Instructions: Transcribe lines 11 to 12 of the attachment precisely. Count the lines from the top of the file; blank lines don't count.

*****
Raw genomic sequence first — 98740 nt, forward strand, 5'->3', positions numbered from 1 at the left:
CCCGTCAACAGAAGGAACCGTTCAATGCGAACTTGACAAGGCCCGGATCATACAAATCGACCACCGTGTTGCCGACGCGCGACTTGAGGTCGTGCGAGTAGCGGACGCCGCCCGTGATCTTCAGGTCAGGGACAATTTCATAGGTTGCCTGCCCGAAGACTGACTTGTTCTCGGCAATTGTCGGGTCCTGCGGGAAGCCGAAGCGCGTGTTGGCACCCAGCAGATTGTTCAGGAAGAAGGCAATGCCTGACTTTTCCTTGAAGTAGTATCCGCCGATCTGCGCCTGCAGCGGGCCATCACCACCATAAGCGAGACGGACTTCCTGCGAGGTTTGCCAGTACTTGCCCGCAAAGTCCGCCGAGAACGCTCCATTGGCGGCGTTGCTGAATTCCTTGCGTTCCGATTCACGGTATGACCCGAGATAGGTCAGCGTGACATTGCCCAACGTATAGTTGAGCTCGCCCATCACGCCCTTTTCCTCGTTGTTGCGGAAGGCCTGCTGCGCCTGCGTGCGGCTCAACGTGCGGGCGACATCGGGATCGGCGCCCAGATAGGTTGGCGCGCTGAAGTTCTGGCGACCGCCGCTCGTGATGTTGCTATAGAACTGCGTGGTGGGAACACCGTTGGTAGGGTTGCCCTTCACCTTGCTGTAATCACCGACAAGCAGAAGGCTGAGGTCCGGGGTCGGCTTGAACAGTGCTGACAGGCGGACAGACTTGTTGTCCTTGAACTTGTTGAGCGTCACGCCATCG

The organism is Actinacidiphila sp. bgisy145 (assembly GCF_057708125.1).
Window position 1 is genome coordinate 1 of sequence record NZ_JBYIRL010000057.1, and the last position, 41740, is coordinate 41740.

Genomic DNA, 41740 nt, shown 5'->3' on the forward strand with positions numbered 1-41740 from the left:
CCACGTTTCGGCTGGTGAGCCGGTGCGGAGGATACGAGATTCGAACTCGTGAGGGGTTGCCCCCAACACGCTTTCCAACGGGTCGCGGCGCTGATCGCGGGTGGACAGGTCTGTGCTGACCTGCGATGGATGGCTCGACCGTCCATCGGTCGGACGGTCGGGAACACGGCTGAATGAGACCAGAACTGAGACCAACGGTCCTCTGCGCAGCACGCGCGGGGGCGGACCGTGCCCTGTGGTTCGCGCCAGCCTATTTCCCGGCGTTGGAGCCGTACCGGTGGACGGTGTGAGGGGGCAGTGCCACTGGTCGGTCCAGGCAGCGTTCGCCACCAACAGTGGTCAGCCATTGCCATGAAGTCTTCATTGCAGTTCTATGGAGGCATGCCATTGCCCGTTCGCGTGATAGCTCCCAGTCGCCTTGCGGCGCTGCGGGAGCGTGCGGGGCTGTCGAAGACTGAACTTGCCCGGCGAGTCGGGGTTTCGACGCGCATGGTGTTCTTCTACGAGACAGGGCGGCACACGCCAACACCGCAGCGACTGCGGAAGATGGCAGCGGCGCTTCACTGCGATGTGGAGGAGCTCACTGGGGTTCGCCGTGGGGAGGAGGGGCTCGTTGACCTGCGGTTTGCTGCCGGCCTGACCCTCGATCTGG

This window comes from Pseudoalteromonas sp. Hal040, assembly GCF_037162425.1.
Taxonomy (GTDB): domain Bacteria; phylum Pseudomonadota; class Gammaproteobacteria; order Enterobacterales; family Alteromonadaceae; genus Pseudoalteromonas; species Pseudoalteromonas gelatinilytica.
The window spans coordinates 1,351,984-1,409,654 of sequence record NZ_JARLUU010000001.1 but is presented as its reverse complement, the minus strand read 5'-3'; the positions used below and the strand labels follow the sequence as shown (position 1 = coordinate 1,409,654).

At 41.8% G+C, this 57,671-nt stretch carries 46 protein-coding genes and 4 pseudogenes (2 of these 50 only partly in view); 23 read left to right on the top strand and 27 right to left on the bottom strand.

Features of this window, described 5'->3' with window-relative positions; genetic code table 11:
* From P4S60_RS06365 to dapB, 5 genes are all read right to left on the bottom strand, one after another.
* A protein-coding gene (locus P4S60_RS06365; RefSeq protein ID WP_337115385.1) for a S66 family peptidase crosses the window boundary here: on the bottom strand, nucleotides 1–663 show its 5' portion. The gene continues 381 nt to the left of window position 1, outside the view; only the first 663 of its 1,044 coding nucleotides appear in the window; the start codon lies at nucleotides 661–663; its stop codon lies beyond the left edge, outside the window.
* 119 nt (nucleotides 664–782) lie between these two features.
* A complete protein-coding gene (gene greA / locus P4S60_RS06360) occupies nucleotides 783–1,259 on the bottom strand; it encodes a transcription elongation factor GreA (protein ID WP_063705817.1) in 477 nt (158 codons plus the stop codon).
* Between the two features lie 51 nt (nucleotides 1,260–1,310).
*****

Features of this window, described 5'->3' with window-relative positions; genetic code table 11:
* From P4S60_RS06365 to dapB, 5 genes are all read right to left on the bottom strand, one after another.